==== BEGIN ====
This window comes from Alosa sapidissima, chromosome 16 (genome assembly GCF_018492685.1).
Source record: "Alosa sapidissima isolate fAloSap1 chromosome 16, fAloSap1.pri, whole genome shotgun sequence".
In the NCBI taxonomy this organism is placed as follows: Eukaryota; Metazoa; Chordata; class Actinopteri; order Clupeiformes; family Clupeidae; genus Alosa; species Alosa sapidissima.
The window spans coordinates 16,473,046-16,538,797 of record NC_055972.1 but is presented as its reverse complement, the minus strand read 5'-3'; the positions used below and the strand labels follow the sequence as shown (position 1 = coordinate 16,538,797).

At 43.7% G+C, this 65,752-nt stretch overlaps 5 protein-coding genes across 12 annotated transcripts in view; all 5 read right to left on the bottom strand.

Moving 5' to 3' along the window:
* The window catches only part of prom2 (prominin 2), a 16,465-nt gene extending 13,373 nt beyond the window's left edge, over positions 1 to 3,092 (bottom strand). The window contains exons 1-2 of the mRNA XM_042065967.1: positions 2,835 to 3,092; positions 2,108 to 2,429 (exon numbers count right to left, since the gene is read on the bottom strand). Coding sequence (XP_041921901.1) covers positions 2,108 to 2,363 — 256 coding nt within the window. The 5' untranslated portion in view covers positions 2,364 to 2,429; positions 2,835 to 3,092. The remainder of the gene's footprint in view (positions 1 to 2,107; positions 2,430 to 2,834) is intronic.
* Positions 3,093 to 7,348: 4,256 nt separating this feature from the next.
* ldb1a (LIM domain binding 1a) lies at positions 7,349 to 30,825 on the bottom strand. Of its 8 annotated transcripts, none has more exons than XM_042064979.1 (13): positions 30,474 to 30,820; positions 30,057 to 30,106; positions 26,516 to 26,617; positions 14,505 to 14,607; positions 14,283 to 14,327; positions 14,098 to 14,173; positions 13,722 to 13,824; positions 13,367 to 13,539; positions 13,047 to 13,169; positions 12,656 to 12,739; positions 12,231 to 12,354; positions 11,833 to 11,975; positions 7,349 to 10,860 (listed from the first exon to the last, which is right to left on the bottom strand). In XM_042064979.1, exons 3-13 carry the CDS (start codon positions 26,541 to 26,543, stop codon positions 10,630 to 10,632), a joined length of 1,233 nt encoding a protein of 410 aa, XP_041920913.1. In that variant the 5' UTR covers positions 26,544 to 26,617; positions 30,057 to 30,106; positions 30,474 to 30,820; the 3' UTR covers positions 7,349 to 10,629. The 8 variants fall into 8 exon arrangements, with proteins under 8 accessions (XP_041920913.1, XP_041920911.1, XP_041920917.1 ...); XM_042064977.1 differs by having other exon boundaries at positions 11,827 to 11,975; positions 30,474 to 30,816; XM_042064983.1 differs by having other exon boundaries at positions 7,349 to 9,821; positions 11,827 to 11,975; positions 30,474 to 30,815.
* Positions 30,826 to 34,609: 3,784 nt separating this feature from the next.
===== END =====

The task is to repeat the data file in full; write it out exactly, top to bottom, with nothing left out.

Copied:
This window comes from Alosa sapidissima, chromosome 16 (genome assembly GCF_018492685.1).
Source record: "Alosa sapidissima isolate fAloSap1 chromosome 16, fAloSap1.pri, whole genome shotgun sequence".
In the NCBI taxonomy this organism is placed as follows: Eukaryota; Metazoa; Chordata; class Actinopteri; order Clupeiformes; family Clupeidae; genus Alosa; species Alosa sapidissima.
The window spans coordinates 16,473,046-16,538,797 of record NC_055972.1 but is presented as its reverse complement, the minus strand read 5'-3'; the positions used below and the strand labels follow the sequence as shown (position 1 = coordinate 16,538,797).

At 43.7% G+C, this 65,752-nt stretch overlaps 5 protein-coding genes across 12 annotated transcripts in view; all 5 read right to left on the bottom strand.

Moving 5' to 3' along the window:
* The window catches only part of prom2 (prominin 2), a 16,465-nt gene extending 13,373 nt beyond the window's left edge, over positions 1 to 3,092 (bottom strand). The window contains exons 1-2 of the mRNA XM_042065967.1: positions 2,835 to 3,092; positions 2,108 to 2,429 (exon numbers count right to left, since the gene is read on the bottom strand). Coding sequence (XP_041921901.1) covers positions 2,108 to 2,363 — 256 coding nt within the window. The 5' untranslated portion in view covers positions 2,364 to 2,429; positions 2,835 to 3,092. The remainder of the gene's footprint in view (positions 1 to 2,107; positions 2,430 to 2,834) is intronic.
* Positions 3,093 to 7,348: 4,256 nt separating this feature from the next.
* ldb1a (LIM domain binding 1a) lies at positions 7,349 to 30,825 on the bottom strand. Of its 8 annotated transcripts, none has more exons than XM_042064979.1 (13): positions 30,474 to 30,820; positions 30,057 to 30,106; positions 26,516 to 26,617; positions 14,505 to 14,607; positions 14,283 to 14,327; positions 14,098 to 14,173; positions 13,722 to 13,824; positions 13,367 to 13,539; positions 13,047 to 13,169; positions 12,656 to 12,739; positions 12,231 to 12,354; positions 11,833 to 11,975; positions 7,349 to 10,860 (listed from the first exon to the last, which is right to left on the bottom strand). In XM_042064979.1, exons 3-13 carry the CDS (start codon positions 26,541 to 26,543, stop codon positions 10,630 to 10,632), a joined length of 1,233 nt encoding a protein of 410 aa, XP_041920913.1. In that variant the 5' UTR covers positions 26,544 to 26,617; positions 30,057 to 30,106; positions 30,474 to 30,820; the 3' UTR covers positions 7,349 to 10,629. The 8 variants fall into 8 exon arrangements, with proteins under 8 accessions (XP_041920913.1, XP_041920911.1, XP_041920917.1 ...); XM_042064977.1 differs by having other exon boundaries at positions 11,827 to 11,975; positions 30,474 to 30,816; XM_042064983.1 differs by having other exon boundaries at positions 7,349 to 9,821; positions 11,827 to 11,975; positions 30,474 to 30,815.
* Positions 30,826 to 34,609: 3,784 nt separating this feature from the next.